UCLA Releases Analysis of Security Following On-Campus Shooting
The University of California at Los Angeles has released a report on security recommendations following an on-campus shooting in June.
The campus’ security was called into question after students were unable to lock themselves into classrooms to complete the lockdown procedure. Many created makeshift barricades with furniture to keep the suspected gunman out of their classroom.
Later, the news broke that a former doctoral student stormed the office of engineering professor William Klug and shot him before killing himself. The students at the other buildings on campus were not in any danger, but that didn’t keep the school from staying in lockdown for several hours as police swarmed the campus, clearing the building in which the shots were heard.
Since that day, school officials have been analyzing the experiences of that day, trying to figure out how to better handle emergencies.
On Tuesday, Oct. 18, the school released a report that outlines the steps it will take to improve its emergency response and attempt to prevent future crisis.
The measures include better training in emergency procedures as many on campus reported that they had no idea what to do in the event of a lockdown. The school has also planned to add locks to classroom doors, use faster emergency communication software to send out more frequent alerts and will help staff and faculty learn to identify emotional distress.
The report, put together by a task force, was the result of a detailed investigation into the events that unfolded the day of the shooting. At 9:38 a.m. that morning, campus police got a call that two shots had been fired in the engineering building. At 9:49 a.m. UCLA used its messaging system to alert students. The alert read: “Police Activity vic Engineering Building 4. Avoid area until further notice.”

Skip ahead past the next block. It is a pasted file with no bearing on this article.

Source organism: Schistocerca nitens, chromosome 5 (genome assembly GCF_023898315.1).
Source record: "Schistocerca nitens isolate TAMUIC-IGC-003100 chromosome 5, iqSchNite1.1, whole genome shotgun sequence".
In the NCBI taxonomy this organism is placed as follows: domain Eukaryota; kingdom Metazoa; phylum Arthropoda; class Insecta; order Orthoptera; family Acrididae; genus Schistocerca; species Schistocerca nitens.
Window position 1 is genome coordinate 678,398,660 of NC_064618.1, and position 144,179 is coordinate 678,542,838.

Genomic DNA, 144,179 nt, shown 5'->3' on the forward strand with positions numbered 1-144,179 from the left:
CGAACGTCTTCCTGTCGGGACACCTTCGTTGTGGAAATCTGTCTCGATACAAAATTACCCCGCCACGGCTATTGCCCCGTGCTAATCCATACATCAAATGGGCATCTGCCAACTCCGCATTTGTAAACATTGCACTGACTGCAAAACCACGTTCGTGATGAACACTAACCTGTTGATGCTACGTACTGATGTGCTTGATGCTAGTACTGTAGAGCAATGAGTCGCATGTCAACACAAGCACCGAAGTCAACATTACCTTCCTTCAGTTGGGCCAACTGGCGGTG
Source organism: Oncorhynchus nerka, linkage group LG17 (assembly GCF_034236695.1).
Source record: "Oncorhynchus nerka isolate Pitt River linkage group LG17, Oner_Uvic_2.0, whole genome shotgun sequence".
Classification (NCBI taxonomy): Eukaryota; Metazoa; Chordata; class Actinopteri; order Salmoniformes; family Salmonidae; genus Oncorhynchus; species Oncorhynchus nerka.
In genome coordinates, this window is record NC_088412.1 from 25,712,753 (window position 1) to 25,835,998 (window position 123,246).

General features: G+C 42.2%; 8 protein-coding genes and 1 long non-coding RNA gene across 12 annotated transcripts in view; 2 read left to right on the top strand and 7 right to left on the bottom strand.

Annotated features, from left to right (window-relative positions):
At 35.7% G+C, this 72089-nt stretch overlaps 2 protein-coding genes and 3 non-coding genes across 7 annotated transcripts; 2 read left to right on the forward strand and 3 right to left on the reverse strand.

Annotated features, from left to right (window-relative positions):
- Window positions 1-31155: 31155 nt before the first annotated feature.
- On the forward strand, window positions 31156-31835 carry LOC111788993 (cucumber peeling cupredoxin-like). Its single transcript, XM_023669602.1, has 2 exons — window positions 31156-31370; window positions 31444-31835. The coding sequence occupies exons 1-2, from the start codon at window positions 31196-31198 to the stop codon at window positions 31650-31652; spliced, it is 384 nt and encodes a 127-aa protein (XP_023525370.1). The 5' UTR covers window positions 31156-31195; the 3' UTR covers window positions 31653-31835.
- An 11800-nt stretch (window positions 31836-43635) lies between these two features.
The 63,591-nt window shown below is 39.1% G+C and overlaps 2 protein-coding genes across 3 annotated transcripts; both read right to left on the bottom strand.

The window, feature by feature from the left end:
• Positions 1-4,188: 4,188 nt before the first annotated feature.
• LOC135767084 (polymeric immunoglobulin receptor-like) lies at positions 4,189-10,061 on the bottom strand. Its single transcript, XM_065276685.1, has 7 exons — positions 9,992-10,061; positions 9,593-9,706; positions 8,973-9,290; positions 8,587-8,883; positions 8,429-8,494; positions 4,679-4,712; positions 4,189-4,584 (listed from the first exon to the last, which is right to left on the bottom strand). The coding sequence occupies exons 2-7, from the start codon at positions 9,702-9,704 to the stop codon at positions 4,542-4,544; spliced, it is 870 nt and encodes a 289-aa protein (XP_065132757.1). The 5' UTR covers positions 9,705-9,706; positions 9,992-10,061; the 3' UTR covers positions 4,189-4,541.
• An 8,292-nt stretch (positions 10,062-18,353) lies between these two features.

At 9:53 a.m. a second alert was sent out to indicate there was a shooting in the building, it asked students, staff and faculty to go into lockdown mode.
At 10:01 a.m. police discovered two bodies in the building.
It took at least four minutes and 22 seconds for the UCLA email alerts to be delivered and five minutes and 44 seconds for the text message alerts to be sent out. Students also had to wait even longer for additional information, as the first alert did not specify what was happening. It was over an hour before the second and third alert was sent out.
In addition to implementing the new emergency communication system, UCLA officials are also looking for ways to add more students to the database, as some said they were out of the alert loop because they didn’t have a cellphone or a UCLA email address.
The task force looked for other areas of improvement as well, such as the locks on classroom doors. A lot of classrooms had automated locks because of fire codes and the concern that manual locks could allow a predator to lock a victim inside.
Over the summer, UCLA fixed the issue for about 200 rooms. Now, the doors can be locked from inside, and administrators or law enforcement can use electronic fobs to open or close them from the outside.
While the report outlined several recommendations and procedures that have already been put in place, it also made a point of saying the security measures can only go so far because, ““we cannot wall ourselves off from every conceivable danger.”